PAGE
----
by Lauren Means
Autumn Safety for Your Four-Legged Friends
As we begin to venture out on hikes and adventures with our pets, here are two things to avoid to make those trips safe for everyone.
Fall is one of the blooming seasons for mushrooms. While, according to the ASPCA, 99% of mushrooms have little or no toxicity, the 1% that are highly toxic can cause life-threatening problems in pets. From upset stomachs to kidney failure, to death, the consequences of consuming a toxic mushroom are wide-reaching.
The easiest way to prevent this is to do your best to avoid your pet ingesting any mushrooms. If you witness your pet eating something poisonous or suspect they have, contact your vet immediately or the ASPCA Animal Poison Control Center at (888) 426-4435.
Whether you love them, hate them, or tolerate their existence for the greater good, as the weather is cooling down snakes are preparing for hibernation. Be mindful of where you are walking and study up on snakes native to your area. There are many snakes that call Tennessee home, but only four that are poisonous: northern copperhead, western cottonmouth (aka water moccasin), timber rattlesnake, and western pigmy rattlesnake. You can distinguish the venomous from the non- venomous species by their triangular heads and vertical pupils.
Best practices to reduce the likelihood of a snake bite include using a shorter leash on walks, not allowing your dog to explore areas where you cannot see everything clearly, stay on open paths where snakes would be visible, and keep nighttime walks to a minimum. If your dog does end up with a bite, call your vet immediately.
Fall Events Perfect for Pets!
Nashville Humane Association’s Dog Day 2019
Centennial Park, Nashville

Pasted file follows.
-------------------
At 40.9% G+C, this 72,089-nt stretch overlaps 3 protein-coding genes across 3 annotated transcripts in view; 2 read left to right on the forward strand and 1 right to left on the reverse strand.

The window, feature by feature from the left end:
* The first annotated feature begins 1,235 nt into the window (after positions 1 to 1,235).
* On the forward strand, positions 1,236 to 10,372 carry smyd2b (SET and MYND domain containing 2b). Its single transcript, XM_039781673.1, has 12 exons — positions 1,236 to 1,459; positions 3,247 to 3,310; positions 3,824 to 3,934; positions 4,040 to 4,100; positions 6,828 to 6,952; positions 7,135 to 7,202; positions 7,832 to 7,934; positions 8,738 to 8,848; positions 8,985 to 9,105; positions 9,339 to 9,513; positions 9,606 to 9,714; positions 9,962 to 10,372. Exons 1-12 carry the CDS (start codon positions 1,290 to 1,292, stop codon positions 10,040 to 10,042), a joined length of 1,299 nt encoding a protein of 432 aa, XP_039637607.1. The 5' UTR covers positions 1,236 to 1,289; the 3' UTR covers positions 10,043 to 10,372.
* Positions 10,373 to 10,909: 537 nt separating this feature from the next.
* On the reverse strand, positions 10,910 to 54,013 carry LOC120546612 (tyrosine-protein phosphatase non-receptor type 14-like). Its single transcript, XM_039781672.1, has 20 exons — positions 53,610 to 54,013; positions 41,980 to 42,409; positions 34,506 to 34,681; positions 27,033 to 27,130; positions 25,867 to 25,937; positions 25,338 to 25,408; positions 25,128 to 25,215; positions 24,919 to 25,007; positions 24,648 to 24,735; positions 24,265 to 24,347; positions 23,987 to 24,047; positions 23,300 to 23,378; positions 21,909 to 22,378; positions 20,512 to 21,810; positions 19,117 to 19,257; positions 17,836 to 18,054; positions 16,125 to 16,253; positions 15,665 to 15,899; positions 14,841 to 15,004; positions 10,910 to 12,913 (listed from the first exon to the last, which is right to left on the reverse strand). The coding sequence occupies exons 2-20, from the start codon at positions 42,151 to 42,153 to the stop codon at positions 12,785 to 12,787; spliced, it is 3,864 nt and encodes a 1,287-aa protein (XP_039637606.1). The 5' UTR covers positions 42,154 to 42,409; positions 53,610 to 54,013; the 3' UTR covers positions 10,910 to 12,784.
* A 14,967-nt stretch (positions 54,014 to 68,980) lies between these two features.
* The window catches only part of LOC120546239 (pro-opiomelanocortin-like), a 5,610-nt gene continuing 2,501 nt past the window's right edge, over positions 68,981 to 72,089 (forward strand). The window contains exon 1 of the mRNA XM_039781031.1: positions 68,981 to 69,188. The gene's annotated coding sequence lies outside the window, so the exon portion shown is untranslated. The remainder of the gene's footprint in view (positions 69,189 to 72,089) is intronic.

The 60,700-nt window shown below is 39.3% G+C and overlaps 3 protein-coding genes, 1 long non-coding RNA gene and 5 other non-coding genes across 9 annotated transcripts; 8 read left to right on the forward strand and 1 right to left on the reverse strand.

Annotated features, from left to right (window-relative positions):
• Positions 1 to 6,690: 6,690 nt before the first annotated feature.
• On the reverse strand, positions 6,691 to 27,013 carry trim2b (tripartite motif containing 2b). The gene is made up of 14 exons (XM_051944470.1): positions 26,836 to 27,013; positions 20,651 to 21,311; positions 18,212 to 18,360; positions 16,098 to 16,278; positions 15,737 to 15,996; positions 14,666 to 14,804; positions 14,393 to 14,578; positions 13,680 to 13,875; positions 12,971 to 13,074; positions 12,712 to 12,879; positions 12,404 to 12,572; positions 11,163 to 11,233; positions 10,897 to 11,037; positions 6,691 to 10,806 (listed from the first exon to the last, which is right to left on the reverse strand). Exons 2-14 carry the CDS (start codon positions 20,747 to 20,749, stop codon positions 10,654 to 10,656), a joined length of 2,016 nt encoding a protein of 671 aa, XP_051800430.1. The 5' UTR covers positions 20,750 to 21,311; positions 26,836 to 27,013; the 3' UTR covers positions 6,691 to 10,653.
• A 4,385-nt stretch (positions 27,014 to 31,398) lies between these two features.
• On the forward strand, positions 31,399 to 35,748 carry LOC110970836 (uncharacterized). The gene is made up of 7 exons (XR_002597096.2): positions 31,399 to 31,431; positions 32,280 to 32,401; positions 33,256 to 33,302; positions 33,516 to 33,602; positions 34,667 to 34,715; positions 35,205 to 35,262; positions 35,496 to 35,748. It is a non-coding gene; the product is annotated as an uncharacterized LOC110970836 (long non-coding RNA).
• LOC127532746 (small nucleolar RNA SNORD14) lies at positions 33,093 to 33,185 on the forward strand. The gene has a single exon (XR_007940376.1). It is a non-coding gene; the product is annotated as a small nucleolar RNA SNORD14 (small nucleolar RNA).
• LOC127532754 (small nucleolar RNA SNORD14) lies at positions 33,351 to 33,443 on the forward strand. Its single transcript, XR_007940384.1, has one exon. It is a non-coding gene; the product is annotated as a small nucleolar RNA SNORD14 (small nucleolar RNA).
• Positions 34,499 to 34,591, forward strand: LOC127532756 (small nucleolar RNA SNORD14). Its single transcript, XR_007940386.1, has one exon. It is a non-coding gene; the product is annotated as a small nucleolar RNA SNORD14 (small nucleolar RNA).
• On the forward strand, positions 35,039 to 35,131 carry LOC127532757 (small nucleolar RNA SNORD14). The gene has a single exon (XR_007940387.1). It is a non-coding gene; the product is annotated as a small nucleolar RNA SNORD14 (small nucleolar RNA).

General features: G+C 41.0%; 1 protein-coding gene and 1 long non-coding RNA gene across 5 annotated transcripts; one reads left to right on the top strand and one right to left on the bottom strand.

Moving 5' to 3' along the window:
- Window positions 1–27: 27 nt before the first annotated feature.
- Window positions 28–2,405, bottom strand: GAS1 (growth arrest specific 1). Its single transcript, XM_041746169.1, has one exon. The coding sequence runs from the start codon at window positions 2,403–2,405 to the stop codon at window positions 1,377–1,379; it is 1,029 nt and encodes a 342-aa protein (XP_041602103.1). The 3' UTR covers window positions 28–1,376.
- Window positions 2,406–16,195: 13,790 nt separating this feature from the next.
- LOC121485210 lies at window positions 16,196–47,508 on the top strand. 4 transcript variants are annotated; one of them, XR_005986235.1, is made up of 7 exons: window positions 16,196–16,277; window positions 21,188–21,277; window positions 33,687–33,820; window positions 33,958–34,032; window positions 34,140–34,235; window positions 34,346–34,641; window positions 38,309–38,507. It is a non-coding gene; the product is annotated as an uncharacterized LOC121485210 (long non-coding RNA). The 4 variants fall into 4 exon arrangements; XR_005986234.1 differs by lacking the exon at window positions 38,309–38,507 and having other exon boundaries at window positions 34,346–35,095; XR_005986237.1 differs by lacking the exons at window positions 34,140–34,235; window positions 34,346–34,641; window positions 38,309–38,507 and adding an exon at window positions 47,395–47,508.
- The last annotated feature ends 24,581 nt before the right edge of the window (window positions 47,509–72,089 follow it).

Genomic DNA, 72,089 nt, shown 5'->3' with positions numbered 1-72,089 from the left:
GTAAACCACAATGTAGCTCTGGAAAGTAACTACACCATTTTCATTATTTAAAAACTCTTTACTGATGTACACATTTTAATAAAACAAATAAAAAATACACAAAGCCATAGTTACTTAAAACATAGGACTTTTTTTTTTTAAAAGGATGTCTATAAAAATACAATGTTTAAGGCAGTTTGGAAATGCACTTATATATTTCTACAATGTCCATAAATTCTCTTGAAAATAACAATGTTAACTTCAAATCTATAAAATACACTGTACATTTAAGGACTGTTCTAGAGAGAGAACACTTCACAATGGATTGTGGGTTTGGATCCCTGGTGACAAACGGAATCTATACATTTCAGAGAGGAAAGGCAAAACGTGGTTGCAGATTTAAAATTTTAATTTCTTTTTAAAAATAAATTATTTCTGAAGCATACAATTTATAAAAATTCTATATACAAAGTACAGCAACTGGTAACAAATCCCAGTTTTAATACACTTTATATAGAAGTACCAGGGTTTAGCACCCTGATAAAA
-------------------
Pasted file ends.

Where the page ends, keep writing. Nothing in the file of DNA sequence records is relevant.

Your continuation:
September 14 from 10am – 4pm
Nashville’s longest-running dog festival is a celebration of everything pup and all proceeds go to benefit the Nashville Humane Association.
Rockin’ 4 Rescues
Copper Ridge Event Venue, Murfreesboro
September 26 starting at 6pm
This year’s fundraising event will benefit six area rescues: Operation Education, Rutherford County Cat Rescue, Rags to Riches, Halo’s Second Chance, Rural Animal Rescue Effort and Middle Tennessee Treasures.
Pawpalooza Pet Festival
Gallatin Parks & Recreation, Gallatin
September 28 from 10am – 2pm
Sumner County’s only festival dedicated to pets and their human friends. Again we will celebrate the furry friends with food, vendors, contests and live music FREE!
A DOGgone Good OLD Time
Charlie Daniels Park, Mt. Juliet
October 19 from 10am – 3pm
Hosted by Old Friends Senior Dog Sanctuary. A day in the Park with Crafts, Music, and Dogs.
Halloween Pooch Parade
October 26 from 9am – 4pm
Costumed canines and their owners are invited to parade around the gardens for a fun morning stroll, costume contest, and even a popsicle eating contest for a cool treat for all the pups out there.
Pet Treats You Can Make at Home
Pumpkin Oatmeal Dog Treats
- 1 cup pumpkin puree
- 1/4 cup peanut butter
- 2 1/2 cups rolled oats
- 1/4 cup water
- Add pumpkin, peanut butter, oats, and water to a large bowl and stir to combine.
- Form mixture into 1-inch balls and roll each ball through additional oats.
- Place treats onto a baking sheet and refrigerate until firm, about an hour.
Pumpkin Cat Treats
- 5 ounce can tuna in water
- 2 tbsp pumpkin puree, canned pure 1/4 cup our
- 1 teaspoon dried catnip (if desired)
- Preheat the oven to 350 ̊ F.
- In a bowl, mix all the ingredients until a dough forms.
- Pinch off bite-size pieces of dough and place on lightly greased cookie sheets.
- Bake about 20 minutes, until crisp.
- Refrigerate in an airtight container until ready to use.